Hong Kong investors keen on Japanese property
Higher yields an attraction
The rising Japanese yen and falling home prices in Hong Kong have not deterred local investors from buying Japanese properties, industry experts say, because flat values in the city are still high, which compresses annual yields.
“Despite declining Hong Kong home prices, we have not seen lots of buyers return to the local residential market so far,” Landscope Christie’s International Real Estate chief executive Koh Keng-shing said.
Hong Kong’s home sales had been dominated by the primary residential market, he said, as developers had reduced selling prices and provided stamp duty subsidies to lure buyers away from the secondary market.
There had also been a subdued response to sales in the secondary residential market due to higher transaction costs, Koh added, pointing out the local market was focused on end users.
He said investors were still interested in buying overseas properties as a major investment alternative.
“The surge in the Japanese yen has little impact on their investment,” he said. “In contrast, some investors have become more active in looking for properties in order to bet on the stronger yen.”
The yen surged to an 18-month high of 105.79 to the US dollar on Tuesday after the Bank of Japan failed last week to deliver the further monetary easing expected by the market. In Hong Kong, home prices have fallen about 12 per cent from the September peak.
Koh said investors could enjoy a currency gain even if home prices in Japan failed to rise.
Property appraisal firm Tokyo Kantei said home prices in the secondary market in the greater Tokyo area rose 7 per cent last year.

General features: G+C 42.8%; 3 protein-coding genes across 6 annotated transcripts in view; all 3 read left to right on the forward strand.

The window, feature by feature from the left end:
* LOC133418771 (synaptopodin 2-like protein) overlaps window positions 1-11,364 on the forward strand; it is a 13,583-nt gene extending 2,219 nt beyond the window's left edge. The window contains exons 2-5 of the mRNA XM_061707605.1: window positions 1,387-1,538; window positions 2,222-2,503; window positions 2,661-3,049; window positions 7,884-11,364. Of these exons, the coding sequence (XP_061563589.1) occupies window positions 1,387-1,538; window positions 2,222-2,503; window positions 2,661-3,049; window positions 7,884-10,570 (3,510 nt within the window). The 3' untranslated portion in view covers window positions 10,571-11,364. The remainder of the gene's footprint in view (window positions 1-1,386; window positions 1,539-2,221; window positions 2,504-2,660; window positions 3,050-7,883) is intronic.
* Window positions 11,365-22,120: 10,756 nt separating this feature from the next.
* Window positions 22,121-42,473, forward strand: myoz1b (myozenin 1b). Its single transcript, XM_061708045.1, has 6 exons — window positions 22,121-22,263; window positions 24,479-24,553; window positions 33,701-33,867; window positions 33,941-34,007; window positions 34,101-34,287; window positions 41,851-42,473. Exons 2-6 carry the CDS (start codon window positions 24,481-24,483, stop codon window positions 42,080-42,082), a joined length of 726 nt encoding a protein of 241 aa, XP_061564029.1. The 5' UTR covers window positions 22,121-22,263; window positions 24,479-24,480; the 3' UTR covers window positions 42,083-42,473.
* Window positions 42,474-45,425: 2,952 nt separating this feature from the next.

Koh said the annual investment yield for residential flats in Tokyo would be one to two percentage points higher than Hong Kong’s average of two or three per cent, while yields in Osaka could be two to three percentage points higher than those for investment properties in Hong Kong.
He said Japanese flats ranging in price from HK$5 million to HK$10 million were the most popular among individual Hong Kong investors.
Institutional investors had recently showed interest in Japanese properties such as car parking spaces, student quarters and elderly homes which offered more attractive yields than commercial properties, he said.
Foreign investors, including those from Hong Kong, flocked to Japan after 2012 as a falling yen made properties there more affordable.
Home prices in Japan are just a fifth of those in Hong Kong and are also lower than those in mainland China’s first-tier cities such as Shanghai and Beijing, but come with high occupancy rates, with almost 90 per cent of rental units in Tokyo leased.
Due to an increasing number of Hong Kong buyers, leading Japanese developer Daikyo has expanded its real estate brokerage business to the city, opening an office in Hong Kong in May last year.